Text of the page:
And don’t ask, “From where am I to get a sword?” It has been asked, down the centuries. Whenever masters have said to their disciples, “If you meet me on the way, cut my head,” the disciples have asked, “But from where have I to get a sword?”
I will tell you a Sufi story:
Mulla Nasruddin has applied for a job on a ship. He is being interviewed, and the captain and the high officials of the company are asking questions. The captain asks, “If the waters are in a turmoil, and the wind is blowing very strong and there is a danger of the ship being upturned or swayed into a direction it does not want to go, what are you going to do?”
He said, “Simple, I will throw out an anchor.”
The captain said, “That’s right. But suppose another storm comes up; what are you going to do?
He said, “Nothing else; I will throw out another anchor.”
The captain said, “It is right, but suppose a third storm comes up. What are you going to do?”
He said, “The same! I will throw out an anchor.”
And the captain said, “But from where are you getting these anchors?”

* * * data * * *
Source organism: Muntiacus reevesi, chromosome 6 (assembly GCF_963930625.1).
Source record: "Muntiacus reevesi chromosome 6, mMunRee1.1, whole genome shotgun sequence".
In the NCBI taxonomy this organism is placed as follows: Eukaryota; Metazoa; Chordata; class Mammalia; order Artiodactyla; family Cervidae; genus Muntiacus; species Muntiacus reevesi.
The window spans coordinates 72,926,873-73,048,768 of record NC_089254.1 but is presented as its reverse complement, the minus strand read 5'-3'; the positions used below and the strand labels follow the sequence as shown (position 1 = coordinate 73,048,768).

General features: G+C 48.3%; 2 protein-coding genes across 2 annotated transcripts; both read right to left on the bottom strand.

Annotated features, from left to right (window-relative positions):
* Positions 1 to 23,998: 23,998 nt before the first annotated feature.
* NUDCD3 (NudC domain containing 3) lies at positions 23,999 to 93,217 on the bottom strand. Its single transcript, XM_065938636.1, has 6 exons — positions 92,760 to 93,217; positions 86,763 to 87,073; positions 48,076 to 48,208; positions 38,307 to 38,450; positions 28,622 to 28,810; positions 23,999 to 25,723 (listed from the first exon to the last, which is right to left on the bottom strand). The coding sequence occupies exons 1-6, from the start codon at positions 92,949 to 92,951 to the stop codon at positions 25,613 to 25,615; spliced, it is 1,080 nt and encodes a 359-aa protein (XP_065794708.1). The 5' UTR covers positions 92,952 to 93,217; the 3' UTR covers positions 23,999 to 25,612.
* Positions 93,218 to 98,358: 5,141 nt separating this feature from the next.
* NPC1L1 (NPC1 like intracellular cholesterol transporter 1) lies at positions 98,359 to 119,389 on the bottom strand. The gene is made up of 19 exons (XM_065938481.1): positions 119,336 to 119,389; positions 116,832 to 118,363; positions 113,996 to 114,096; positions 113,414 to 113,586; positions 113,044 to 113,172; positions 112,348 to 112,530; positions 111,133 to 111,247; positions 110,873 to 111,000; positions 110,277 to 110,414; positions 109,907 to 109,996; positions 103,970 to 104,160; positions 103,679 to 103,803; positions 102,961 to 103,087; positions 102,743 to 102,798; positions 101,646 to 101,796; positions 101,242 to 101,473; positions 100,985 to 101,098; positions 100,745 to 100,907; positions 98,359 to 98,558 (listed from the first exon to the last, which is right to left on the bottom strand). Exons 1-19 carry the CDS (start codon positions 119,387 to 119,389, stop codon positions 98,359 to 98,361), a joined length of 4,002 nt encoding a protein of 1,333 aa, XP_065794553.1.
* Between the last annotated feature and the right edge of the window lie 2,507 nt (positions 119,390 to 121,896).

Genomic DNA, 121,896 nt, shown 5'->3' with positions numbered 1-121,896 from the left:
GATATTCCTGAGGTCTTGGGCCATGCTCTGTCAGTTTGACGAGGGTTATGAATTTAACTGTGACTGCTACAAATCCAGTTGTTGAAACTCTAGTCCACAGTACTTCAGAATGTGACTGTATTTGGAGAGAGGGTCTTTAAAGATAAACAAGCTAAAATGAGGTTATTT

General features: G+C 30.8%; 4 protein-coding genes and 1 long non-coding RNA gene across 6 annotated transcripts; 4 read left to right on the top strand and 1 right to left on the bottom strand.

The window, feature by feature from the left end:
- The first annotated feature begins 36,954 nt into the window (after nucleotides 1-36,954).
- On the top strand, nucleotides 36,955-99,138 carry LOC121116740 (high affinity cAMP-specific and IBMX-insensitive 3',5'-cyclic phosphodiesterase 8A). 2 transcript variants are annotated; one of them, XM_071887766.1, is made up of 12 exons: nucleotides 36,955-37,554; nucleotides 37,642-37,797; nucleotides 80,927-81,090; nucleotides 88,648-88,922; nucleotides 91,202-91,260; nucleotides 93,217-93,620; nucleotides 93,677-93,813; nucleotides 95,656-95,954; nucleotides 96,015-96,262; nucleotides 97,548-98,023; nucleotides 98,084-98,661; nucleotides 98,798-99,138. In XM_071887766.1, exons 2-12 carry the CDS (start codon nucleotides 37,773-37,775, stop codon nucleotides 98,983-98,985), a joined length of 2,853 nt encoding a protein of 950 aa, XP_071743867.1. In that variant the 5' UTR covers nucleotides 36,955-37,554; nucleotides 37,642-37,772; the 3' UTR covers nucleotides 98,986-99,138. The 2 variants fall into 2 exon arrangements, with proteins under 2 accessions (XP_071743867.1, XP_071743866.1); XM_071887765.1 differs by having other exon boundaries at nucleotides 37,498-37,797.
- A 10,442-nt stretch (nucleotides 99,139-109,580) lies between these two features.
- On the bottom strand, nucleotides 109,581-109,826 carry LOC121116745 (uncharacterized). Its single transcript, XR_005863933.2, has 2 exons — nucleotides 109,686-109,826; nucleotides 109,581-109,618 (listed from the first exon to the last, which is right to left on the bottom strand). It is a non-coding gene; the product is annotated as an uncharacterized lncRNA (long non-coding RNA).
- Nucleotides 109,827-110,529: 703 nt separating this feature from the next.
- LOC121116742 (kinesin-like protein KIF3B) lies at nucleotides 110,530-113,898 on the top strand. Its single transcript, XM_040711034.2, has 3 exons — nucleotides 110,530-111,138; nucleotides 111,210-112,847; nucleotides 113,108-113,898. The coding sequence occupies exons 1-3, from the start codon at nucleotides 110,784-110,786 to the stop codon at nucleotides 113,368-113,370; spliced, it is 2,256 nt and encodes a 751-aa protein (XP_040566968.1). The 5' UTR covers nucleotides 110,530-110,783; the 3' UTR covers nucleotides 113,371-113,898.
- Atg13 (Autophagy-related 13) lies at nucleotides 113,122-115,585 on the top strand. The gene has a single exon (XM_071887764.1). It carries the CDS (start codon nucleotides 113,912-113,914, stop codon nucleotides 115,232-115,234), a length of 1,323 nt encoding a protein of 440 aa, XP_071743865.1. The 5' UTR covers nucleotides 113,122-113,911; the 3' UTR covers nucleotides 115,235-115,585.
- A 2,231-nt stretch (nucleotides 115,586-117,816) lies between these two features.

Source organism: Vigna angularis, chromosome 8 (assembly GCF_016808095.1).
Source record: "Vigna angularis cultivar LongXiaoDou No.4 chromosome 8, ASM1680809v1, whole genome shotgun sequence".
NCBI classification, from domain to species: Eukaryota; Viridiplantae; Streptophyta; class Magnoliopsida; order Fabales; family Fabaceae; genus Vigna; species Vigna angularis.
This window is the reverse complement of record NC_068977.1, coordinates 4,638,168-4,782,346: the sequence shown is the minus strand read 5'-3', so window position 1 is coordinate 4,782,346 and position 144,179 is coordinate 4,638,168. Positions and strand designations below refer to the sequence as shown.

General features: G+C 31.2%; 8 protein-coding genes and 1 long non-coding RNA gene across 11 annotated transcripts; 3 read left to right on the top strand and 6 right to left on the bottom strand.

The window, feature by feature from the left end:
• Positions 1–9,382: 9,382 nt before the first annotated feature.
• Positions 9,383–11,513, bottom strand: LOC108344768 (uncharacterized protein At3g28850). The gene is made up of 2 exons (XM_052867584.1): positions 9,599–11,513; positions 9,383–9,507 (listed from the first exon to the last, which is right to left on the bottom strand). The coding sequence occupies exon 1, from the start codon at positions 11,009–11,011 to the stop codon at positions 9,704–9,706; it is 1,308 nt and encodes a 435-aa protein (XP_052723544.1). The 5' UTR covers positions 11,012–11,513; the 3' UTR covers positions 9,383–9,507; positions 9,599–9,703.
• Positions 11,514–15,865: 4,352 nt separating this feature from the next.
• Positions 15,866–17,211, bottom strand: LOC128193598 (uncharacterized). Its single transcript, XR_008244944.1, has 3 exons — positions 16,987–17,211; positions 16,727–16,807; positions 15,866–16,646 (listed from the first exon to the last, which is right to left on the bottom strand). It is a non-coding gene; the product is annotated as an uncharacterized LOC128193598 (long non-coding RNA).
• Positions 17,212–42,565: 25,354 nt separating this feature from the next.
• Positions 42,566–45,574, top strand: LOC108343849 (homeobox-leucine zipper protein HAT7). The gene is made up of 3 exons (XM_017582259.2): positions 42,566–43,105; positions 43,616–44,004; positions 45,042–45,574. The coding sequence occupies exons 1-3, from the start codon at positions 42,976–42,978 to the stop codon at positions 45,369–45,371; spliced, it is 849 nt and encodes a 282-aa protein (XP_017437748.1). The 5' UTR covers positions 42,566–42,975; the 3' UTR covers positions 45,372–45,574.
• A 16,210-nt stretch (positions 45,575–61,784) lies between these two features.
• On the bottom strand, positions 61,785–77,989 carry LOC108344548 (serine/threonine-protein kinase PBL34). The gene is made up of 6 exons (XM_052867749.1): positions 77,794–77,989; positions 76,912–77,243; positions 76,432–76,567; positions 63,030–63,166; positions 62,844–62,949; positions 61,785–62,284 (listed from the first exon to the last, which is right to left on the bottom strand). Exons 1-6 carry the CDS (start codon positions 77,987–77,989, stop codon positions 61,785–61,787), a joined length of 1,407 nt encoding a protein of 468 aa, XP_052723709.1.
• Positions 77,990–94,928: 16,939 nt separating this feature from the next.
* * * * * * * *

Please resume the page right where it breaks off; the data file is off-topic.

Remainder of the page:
And Mulla Nasruddin said, “From where are you getting these storms? From the same place!”
Just as the master is imagination, your sword is also an imagination. If the mind can provide you with one imagination, it is capable of providing you with the other thing – and perhaps happily, because you are going to kill the master. The mind is very happy when you are against the master – angry, resentful – and now he will be bursting with joy that you are going to kill the master. He will present you a beautiful sword immediately – just ask.
Both are imaginary, the master and the sword. And you have to go beyond imagination. So this must be the last barrier, and once there is nobody, nothingness opens up – you are connected with existence, you are connected with your reality.